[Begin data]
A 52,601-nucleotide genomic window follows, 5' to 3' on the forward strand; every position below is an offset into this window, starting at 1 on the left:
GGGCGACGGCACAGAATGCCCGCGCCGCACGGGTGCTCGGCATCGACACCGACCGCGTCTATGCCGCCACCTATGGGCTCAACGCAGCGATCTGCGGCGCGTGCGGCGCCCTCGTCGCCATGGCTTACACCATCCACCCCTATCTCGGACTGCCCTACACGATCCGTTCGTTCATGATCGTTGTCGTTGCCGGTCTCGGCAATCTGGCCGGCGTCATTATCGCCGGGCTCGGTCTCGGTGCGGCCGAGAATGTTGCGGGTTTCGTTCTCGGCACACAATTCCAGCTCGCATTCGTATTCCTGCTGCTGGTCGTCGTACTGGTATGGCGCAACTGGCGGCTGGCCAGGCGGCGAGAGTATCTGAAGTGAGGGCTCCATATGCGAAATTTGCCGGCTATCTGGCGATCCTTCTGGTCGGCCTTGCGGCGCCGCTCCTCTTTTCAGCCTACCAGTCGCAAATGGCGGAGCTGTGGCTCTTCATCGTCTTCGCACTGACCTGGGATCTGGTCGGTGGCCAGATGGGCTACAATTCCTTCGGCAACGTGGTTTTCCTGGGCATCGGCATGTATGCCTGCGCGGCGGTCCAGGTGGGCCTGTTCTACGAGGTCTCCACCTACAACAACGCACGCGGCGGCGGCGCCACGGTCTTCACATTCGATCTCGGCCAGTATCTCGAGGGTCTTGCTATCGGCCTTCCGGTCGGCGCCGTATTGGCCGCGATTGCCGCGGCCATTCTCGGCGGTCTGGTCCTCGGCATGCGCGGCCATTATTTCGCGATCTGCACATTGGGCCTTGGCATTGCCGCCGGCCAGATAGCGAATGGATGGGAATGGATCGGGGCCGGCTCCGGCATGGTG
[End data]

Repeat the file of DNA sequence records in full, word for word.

A 52,601-nucleotide genomic window follows, 5' to 3' on the forward strand; every position below is an offset into this window, starting at 1 on the left:
GGGCGACGGCACAGAATGCCCGCGCCGCACGGGTGCTCGGCATCGACACCGACCGCGTCTATGCCGCCACCTATGGGCTCAACGCAGCGATCTGCGGCGCGTGCGGCGCCCTCGTCGCCATGGCTTACACCATCCACCCCTATCTCGGACTGCCCTACACGATCCGTTCGTTCATGATCGTTGTCGTTGCCGGTCTCGGCAATCTGGCCGGCGTCATTATCGCCGGGCTCGGTCTCGGTGCGGCCGAGAATGTTGCGGGTTTCGTTCTCGGCACACAATTCCAGCTCGCATTCGTATTCCTGCTGCTGGTCGTCGTACTGGTATGGCGCAACTGGCGGCTGGCCAGGCGGCGAGAGTATCTGAAGTGAGGGCTCCATATGCGAAATTTGCCGGCTATCTGGCGATCCTTCTGGTCGGCCTTGCGGCGCCGCTCCTCTTTTCAGCCTACCAGTCGCAAATGGCGGAGCTGTGGCTCTTCATCGTCTTCGCACTGACCTGGGATCTGGTCGGTGGCCAGATGGGCTACAATTCCTTCGGCAACGTGGTTTTCCTGGGCATCGGCATGTATGCCTGCGCGGCGGTCCAGGTGGGCCTGTTCTACGAGGTCTCCACCTACAACAACGCACGCGGCGGCGGCGCCACGGTCTTCACATTCGATCTCGGCCAGTATCTCGAGGGTCTTGCTATCGGCCTTCCGGTCGGCGCCGTATTGGCCGCGATTGCCGCGGCCATTCTCGGCGGTCTGGTCCTCGGCATGCGCGGCCATTATTTCGCGATCTGCACATTGGGCCTTGGCATTGCCGCCGGCCAGATAGCGAATGGATGGGAATGGATCGGGGCCGGCTCCGGCATGGTG